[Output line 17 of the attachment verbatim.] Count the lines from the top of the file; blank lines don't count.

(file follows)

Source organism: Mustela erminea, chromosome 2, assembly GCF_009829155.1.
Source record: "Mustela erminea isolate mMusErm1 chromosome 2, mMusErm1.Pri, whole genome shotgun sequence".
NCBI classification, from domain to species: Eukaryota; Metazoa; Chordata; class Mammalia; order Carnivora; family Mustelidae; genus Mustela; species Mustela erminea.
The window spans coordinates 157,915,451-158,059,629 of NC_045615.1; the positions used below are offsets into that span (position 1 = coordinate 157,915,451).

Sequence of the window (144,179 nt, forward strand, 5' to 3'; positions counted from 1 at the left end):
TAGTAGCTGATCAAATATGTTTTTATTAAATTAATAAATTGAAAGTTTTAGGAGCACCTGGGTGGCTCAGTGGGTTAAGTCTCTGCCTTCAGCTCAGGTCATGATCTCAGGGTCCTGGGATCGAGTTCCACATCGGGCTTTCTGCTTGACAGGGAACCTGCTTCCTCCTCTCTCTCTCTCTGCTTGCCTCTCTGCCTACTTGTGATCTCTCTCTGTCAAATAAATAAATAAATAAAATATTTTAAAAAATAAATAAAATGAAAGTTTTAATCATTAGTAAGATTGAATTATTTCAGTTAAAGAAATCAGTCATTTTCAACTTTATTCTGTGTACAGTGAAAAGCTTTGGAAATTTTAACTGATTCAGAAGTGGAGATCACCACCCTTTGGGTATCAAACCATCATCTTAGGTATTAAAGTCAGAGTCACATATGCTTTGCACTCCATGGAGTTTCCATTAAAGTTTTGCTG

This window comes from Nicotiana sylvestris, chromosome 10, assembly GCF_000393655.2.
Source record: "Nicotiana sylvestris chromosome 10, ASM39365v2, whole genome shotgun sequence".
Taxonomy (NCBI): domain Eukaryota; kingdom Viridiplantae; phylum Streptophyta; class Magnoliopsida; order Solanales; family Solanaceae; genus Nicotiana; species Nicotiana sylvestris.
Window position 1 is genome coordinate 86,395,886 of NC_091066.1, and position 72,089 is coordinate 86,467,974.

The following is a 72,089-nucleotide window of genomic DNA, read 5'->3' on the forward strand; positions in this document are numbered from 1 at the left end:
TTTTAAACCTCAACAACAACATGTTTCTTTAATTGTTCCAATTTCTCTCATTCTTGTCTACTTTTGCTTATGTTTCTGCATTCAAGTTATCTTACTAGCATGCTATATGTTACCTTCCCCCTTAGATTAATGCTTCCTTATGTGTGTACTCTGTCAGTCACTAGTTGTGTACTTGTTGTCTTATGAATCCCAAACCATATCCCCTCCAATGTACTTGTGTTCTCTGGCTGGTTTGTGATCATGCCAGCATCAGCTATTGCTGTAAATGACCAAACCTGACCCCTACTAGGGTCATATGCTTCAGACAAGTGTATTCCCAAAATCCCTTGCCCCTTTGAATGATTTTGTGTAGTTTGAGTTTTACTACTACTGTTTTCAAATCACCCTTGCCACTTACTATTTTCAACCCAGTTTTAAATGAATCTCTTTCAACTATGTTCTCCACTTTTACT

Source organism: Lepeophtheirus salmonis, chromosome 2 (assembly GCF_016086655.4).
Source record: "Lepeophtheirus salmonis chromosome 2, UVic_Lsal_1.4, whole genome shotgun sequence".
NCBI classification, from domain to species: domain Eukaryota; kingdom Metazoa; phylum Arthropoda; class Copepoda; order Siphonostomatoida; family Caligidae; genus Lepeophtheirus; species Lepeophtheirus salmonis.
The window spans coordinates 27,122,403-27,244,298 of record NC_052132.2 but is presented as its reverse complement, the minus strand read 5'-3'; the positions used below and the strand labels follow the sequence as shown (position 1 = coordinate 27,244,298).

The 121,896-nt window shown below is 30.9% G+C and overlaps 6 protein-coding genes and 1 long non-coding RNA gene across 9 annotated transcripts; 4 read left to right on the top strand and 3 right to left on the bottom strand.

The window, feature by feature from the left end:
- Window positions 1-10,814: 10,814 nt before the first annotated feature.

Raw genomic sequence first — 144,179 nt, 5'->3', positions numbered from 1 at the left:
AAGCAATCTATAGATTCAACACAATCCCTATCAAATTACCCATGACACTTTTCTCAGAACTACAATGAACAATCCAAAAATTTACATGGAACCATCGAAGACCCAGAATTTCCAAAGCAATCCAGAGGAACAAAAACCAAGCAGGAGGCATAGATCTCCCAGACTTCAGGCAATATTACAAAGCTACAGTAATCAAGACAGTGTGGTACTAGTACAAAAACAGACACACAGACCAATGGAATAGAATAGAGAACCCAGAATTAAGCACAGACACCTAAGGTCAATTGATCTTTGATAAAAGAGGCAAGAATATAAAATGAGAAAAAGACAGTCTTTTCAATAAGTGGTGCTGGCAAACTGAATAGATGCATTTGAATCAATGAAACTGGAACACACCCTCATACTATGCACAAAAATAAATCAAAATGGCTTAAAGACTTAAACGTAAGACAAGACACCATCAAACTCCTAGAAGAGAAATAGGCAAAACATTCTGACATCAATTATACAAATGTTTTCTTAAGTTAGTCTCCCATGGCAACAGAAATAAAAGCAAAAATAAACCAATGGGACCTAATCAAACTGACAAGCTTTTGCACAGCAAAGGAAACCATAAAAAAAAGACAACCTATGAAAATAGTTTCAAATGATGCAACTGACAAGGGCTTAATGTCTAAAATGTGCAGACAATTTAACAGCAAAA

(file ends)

The 121,896-nt window shown below is 30.9% G+C and overlaps 6 protein-coding genes and 1 long non-coding RNA gene across 9 annotated transcripts; 4 read left to right on the top strand and 3 right to left on the bottom strand.